In response to the nationwide protests, Iran has implemented significant communication restrictions that are affecting landline and mobile usage, the internet, and social media platforms, in the hopes that disrupting communications will disperse the protestors. Cutting off an already tightly-regulated internet from the Iranian people has led to a nationwide blackout, making it harder for people to organize protests, document abuse, and share information.
International response to the human rights violations in Iran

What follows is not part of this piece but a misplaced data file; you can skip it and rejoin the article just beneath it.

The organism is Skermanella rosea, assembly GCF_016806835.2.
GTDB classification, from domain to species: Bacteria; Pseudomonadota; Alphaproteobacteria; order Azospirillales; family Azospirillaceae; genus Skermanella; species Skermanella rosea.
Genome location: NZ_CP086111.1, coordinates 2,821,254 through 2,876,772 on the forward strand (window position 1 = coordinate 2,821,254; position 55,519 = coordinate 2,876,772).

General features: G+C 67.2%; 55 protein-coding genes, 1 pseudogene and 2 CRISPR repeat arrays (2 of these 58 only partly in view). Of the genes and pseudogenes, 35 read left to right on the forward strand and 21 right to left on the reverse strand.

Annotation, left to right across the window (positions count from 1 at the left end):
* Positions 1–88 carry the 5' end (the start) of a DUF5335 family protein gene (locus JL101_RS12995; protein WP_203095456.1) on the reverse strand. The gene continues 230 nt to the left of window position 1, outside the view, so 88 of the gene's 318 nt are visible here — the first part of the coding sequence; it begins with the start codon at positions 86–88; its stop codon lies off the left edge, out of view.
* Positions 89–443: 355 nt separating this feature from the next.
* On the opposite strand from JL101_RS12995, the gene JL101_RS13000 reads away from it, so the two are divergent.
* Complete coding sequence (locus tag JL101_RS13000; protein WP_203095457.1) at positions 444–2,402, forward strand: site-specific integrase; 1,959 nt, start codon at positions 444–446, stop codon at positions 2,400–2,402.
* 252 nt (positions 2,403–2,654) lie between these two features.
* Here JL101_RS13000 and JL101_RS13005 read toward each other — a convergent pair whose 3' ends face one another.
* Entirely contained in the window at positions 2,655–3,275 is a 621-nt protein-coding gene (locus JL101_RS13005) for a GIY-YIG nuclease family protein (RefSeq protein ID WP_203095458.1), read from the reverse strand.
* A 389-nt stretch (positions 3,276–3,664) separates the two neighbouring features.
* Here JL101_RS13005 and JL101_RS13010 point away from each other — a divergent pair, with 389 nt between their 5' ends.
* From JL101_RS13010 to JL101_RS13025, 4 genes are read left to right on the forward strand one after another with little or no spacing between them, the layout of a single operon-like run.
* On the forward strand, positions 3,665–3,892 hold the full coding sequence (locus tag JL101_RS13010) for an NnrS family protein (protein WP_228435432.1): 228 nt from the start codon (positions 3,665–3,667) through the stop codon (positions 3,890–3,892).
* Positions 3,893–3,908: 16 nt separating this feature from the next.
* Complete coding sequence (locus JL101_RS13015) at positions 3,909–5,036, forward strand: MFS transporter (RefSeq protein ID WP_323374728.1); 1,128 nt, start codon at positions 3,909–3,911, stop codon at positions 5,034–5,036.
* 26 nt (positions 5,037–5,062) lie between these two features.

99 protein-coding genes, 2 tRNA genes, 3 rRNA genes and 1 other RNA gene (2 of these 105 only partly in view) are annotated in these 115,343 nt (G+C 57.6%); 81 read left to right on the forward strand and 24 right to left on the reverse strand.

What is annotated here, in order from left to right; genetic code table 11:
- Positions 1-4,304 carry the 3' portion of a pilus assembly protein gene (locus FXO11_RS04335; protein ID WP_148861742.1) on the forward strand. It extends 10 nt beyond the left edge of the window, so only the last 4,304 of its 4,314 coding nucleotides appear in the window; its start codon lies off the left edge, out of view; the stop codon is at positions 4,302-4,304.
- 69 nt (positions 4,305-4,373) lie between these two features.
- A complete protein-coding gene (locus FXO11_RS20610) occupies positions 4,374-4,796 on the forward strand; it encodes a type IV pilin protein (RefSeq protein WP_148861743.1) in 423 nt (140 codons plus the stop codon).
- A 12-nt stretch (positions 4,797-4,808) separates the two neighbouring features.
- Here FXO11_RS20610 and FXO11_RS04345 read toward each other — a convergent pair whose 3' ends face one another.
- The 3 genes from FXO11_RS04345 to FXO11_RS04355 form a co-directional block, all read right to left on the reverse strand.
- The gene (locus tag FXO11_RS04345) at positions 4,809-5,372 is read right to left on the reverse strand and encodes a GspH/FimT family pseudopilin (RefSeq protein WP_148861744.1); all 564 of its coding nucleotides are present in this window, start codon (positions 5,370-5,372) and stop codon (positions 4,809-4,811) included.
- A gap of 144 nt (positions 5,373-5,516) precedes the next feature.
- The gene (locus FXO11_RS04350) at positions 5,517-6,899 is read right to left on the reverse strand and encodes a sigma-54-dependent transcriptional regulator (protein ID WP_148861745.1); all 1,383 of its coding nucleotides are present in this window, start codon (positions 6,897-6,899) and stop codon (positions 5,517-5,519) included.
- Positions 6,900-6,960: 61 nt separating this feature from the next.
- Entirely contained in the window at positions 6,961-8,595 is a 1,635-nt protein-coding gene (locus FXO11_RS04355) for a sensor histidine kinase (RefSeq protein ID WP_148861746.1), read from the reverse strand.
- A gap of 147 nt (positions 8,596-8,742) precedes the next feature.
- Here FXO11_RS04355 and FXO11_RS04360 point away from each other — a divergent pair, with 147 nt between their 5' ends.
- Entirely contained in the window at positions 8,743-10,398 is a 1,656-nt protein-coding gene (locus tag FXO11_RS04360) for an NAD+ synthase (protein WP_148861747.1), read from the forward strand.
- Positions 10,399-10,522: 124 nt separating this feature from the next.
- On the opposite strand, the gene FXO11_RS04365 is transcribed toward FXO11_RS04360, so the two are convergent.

The United Nations Secretary General António Guterres stated last week he was concerned about the excessive force that the protests in Iran had been met with. Additionally, the U.N. called on the security forces to refrain from using disproportionate force in hopes of avoiding further escalation. They also called on authorities in Iran to respect the right to freedom of expression, peaceful assembly, and association of the protestors and to respect women’s rights in all forms and to eliminate the discrimination they face in Iran. Regarding the communication restrictions, the U.N. voiced their concerns on how it has affected people’s ability to exchange information, carry out economic activities, and access public services, all of which undermines numerous human rights. The U.N. has called on authorities to fully restore the internet access for the country for the sake of the right to freedom of expression.